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Basketball and Balance Sheets Part III: Distressed assets

Emmanuel Mudiay is terrible defensively and can’t finish at the rim. He’s also a high-reward proposition for Detroit.

NBA: Detroit Pistons at Denver Nuggets Chris Humphreys-USA TODAY Sports

In Part I of this series, we held on to Reggie Jackson, in the hope that he returned to form and could lead the Pistons to the playoffs once more.

In Part II, we traded Reggie for nothing, in the fear that his knee would never be well enough to do what he did in 2015-16, and the hope that his departure would empower the team as a whole.

In Part III, we trade Reggie for the substance of things hoped for, and the evidence of things unseen.

If you trade Reggie, it’s obvious that you need a replacement for him some time soon, so it makes sense to try and trade for his long-term replacement. But part of the reason you’re trading Reggie is because of his high-dollar-amount, long-term deal, so you don’t want to trade him for another long, large contract, you want to trade him for a cheaper contract to maintain cap flexibility. But Reggie’s value is currently low, so you can’t get a lot of value in return.

So it sounds like we’re looking for a young, cheap, low-value, high-risk, high-reward point guard. Maybe a guy who his coach openly admits he was frustrated by, a guy who was benched for an extended period during this season, a guy whose (younger) replacement is already on the roster?

Enter Emmanuel Mudiay:

Reggie Jackson and Jon Leuer for Emmanuel Mudiay and Kenneth Faried

This trade helps the Pistons secure a potential replacement for Reggie Jackson and rids them of one of their slightly overpaid bench guys in Jon Leuer. However, it comes at a pricey cost - Kenneth Faried’s even higher salary (over a shorter period of time) and the possibility that Emmanuel Mudiay is Michael Carter-Williams 2.0.

It’s an admitted gamble, but one, I think, with upside for Detroit.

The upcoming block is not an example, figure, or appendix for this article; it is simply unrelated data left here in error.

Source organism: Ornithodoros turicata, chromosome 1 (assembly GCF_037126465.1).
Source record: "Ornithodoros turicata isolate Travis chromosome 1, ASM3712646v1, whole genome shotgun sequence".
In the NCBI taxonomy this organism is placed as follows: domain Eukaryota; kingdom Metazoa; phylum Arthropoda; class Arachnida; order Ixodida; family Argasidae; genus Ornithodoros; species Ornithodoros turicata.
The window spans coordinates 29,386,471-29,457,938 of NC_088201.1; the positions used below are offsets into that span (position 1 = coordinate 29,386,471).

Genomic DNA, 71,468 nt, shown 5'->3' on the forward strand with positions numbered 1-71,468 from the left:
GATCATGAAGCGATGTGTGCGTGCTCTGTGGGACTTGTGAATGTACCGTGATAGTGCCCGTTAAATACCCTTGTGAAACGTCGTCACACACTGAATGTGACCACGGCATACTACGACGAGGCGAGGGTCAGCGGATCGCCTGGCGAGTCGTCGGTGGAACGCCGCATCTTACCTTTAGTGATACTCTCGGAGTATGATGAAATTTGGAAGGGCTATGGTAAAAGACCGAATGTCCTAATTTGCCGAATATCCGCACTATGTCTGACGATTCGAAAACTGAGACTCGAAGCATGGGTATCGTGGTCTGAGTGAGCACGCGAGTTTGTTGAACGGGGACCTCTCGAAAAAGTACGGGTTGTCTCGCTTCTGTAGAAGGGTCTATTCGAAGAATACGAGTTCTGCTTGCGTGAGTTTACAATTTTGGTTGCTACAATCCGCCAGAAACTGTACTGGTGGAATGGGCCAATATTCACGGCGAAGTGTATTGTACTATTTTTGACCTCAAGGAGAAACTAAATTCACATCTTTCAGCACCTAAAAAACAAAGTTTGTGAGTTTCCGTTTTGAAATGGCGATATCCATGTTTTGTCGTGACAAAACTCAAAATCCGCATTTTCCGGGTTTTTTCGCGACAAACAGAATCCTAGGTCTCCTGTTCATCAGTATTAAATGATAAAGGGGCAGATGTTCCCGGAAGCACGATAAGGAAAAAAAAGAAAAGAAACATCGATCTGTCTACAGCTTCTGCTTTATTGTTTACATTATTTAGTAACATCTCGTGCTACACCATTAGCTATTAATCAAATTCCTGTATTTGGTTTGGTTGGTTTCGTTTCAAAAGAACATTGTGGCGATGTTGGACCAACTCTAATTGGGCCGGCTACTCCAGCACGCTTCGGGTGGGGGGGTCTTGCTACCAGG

Emmanuel Mudiay is still only 21 years old and has been relatively effective offensively in his short time in the league... but he’s been absolutely atrocious defensively, to the point where Mike Malone had him nailed to the bench after the All-Star Break. Trading for him, and handing him the backup point guard role (NOT a starting role - he hasn’t earned that yet) could pay dividends in the future for a team that wants to invest in him and his immense talent.

I’ve always been a fan of Mudiay because he combines prototypical point guard size (6’5, with a 6’8 wingspan) and scoring ability with above-average vision and passing ability. The reason he’s even available in trade, though, is because he hasn’t been a good finisher at the rim in the league (only shot 45 percent at the rim this season), is a career 31 percent three-point shooter, and is a turnover factory.

Not a turnover machine, a turnover FACTORY. A turnover factory made up of smaller turnover machines.

However, to me, these are all things that can be explained by Mudiay being a 21-year old point guard with no college experience. I would be willing to bet on Mudiay developing into a starting-caliber point guard. My resolve is only strengthened by Adam Mares’ excellent end-of-year explainer on Mudiay.

Mudiay still has two more season before restricted free agency - a team that trades for him has two full years to determine his worth. In the absolute worst case, you could even extend him his qualifying offer and then not re-sign him in unrestricted free agency (Pistons fans will know this move, it’s “The Greg Monroe”), getting three years of cheap pg play while scouting for his replacement.

Additionally, for Detroit, Faried next to Boban is an interesting proposition. Primarily, I imagine the bench would try to play in transition a lot with Mudiay, Stanley Johnson, and Faried. If the defense retreats in time to stop the break, the bench halfcourt offense would consists of “Toss it in to Boban, see what happens.” This isn’t marginally different from what the bench offense would look like now, but Faried is a much better rebounder and transition finisher than Leuer, and I envision him keying more transition opportunities than Jon.